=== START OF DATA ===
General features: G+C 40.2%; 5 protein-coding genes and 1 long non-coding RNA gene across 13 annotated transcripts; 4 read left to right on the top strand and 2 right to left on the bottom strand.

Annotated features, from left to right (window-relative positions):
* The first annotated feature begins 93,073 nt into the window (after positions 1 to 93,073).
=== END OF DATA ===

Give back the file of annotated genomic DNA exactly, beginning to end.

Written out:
General features: G+C 40.2%; 5 protein-coding genes and 1 long non-coding RNA gene across 13 annotated transcripts; 4 read left to right on the top strand and 2 right to left on the bottom strand.

Annotated features, from left to right (window-relative positions):
* The first annotated feature begins 93,073 nt into the window (after positions 1 to 93,073).